During my years on campus, we did away with the divided Greek rush. At the time, many national Fraternities and Sororities banned pledging people of specific racial and religious backgrounds. Greek houses were forced to remove these restrictions, or they would have to leave the campus. Jewish fraternities, heretofore rushed separately, were included in one combined rush week. Our house over the following years and most others became integrated. We felt this was a great accomplishment. This was college as it should be. Bringing people of different backgrounds and ideas together to broaden our outlook and improve our critical thinking. Bull sessions got a broader perspective.

One might ask why Jews and their organizations were at the forefront of these reforms? The simple answer is Jews were no strangers to discrimination. We thought the wider freedoms were spread, the better and safer it would be for us. Where it was legal to discriminate anywhere, it always adversely affected Jews. Best to get rid of the restrictions and let people be free to live and grow wherever. The more we mingled together, the more we would see each other as individuals. We might find we have more in common than what divides us.

It was in this vein, Jews were strong supporters of the Civil Rights Movement. They provided significant financial backing to the NAACP. My Aunt and Uncle were always holding fundraising meetings at their apartment. On-campus we did the same.

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Myths Lead to Bad Policy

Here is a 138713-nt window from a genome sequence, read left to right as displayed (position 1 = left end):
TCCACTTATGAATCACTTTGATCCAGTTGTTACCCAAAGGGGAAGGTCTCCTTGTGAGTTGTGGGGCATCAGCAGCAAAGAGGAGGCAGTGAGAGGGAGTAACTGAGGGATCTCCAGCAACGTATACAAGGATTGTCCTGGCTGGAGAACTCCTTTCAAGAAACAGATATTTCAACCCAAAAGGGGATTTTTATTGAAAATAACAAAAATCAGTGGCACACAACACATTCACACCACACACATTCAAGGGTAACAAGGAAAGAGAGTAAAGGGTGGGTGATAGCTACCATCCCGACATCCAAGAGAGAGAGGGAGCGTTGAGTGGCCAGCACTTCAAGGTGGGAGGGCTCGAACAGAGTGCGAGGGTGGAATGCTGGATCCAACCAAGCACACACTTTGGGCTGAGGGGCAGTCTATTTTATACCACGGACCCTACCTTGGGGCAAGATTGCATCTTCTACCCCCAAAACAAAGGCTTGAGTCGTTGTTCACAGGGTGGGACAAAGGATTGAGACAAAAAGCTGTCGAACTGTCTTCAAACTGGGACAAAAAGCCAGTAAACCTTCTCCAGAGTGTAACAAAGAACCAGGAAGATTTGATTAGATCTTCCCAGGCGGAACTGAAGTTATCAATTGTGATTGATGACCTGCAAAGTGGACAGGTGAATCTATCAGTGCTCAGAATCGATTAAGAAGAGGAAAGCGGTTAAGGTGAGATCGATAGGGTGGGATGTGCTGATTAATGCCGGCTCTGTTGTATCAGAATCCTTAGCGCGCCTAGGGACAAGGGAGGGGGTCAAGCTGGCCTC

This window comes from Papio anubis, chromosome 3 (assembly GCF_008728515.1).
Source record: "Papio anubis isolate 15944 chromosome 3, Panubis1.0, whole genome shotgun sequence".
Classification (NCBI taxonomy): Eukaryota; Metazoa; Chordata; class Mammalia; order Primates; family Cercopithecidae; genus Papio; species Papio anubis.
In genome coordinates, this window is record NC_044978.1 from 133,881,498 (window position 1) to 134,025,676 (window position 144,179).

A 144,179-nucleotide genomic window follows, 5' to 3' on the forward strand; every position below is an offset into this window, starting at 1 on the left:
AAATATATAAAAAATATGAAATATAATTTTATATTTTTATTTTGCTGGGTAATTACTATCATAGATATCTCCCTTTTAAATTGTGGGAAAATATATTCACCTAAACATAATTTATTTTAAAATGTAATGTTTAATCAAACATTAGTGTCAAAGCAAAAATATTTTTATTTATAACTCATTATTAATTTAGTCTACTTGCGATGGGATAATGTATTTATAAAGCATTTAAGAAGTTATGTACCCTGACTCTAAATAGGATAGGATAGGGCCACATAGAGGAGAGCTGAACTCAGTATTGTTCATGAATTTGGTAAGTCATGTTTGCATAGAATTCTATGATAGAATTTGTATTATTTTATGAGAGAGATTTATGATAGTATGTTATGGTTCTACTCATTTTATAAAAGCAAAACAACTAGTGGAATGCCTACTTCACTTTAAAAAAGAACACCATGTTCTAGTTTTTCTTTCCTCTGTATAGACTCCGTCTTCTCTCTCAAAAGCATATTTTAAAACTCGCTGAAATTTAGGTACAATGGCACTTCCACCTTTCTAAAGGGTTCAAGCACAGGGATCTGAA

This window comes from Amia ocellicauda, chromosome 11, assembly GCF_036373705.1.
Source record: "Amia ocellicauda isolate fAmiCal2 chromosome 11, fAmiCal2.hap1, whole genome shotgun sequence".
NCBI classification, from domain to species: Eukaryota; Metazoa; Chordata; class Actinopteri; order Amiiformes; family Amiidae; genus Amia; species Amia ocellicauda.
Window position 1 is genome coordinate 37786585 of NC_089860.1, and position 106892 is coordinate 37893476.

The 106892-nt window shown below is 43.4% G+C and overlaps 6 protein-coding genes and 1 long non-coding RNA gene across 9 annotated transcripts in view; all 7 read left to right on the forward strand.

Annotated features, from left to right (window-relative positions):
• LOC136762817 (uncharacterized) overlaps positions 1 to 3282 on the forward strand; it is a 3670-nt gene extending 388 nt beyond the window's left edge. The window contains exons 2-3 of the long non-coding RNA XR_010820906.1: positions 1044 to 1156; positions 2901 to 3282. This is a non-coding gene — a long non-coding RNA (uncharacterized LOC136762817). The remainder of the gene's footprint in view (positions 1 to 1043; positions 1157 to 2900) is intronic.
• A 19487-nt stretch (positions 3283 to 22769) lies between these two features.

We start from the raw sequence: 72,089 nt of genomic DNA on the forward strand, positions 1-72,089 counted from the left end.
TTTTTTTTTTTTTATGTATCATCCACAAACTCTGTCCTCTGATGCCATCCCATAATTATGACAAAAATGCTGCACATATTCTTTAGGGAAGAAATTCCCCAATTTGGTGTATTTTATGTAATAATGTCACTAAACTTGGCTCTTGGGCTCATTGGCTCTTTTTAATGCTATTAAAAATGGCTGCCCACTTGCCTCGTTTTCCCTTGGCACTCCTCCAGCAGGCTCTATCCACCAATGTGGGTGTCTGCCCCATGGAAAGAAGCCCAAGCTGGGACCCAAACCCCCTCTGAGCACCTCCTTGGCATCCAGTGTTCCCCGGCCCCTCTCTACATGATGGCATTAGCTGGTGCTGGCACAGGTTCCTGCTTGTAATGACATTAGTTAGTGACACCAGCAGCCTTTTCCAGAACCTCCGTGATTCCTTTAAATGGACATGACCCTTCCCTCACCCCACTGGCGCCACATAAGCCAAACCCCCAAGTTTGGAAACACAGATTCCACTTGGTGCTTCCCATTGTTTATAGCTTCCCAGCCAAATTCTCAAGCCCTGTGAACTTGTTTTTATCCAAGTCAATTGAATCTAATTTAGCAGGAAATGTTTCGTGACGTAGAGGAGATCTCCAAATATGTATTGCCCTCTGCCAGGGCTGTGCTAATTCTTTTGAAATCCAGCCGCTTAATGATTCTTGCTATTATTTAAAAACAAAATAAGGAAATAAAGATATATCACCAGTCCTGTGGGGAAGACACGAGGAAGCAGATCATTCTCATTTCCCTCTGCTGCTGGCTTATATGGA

What we think we know for sure may not be right at all. If this is the case, we will make policy based on the wrong facts and data. You might think this doesn’t mean you, but let me throw a few commonly held beliefs that aren’t true. These are ones in no particular order that irritated me this past week. Truth is especially crucial in an election year.

The Middle Class is shrinking. This is true, but not for the reason most people think. The implication is people are falling out of the middle class and ending up in the lower levels. The truth is both the lower and middle classes have shrunk. Where did the people go? To the upper-middle class. According to a study published by the Bookings Institute, since 1967, the upper Middle Class grew from 6% to 33%. in 2016. Instead of the dark world of falling or stagnant incomes, we keep hearing about, the truth is quite good. Those who think African Americans have been left out, their participation rose from 1% to 14% in the same period. Like the TV show, “the Jeffersons” many are moving up to the East Side. They finally got a piece of the pie. In any case, this should’ve been evident by observing more people buying better cars and bigger houses.

Automation Cost the U.S. more jobs than Globalization. We are manufacturing just as much as always. We’re just doing with more robots and fewer people. Elites have given this excuse for a dismal China Policy on both sides of the aisle. They claimed the Clinton Administration’s welcoming China into the World Trade Organization didn’t really do much harm to U.S.manufacturing workers. This argument has always seemed questionable. People across the rust belt said they were feeling the pain. Former Senator Rick Santorum even wrote a book, “Blue Collar Conservatives,” about what was happening in states like Pennsylvania. Few read it. Elites claimed the data said otherwise. One who did read the book was Donald J. Trump. He saw how these people suffering real harm. He fit into his Mercantilist economic view. He hammered Globalization in the ’16 election and won. The Rust Belt went for him.